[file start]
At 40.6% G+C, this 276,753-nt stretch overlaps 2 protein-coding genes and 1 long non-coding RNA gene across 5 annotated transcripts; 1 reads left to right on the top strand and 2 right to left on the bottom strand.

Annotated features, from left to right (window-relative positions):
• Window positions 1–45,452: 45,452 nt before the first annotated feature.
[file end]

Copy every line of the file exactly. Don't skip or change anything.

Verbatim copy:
At 40.6% G+C, this 276,753-nt stretch overlaps 2 protein-coding genes and 1 long non-coding RNA gene across 5 annotated transcripts; 1 reads left to right on the top strand and 2 right to left on the bottom strand.

Annotated features, from left to right (window-relative positions):
• Window positions 1–45,452: 45,452 nt before the first annotated feature.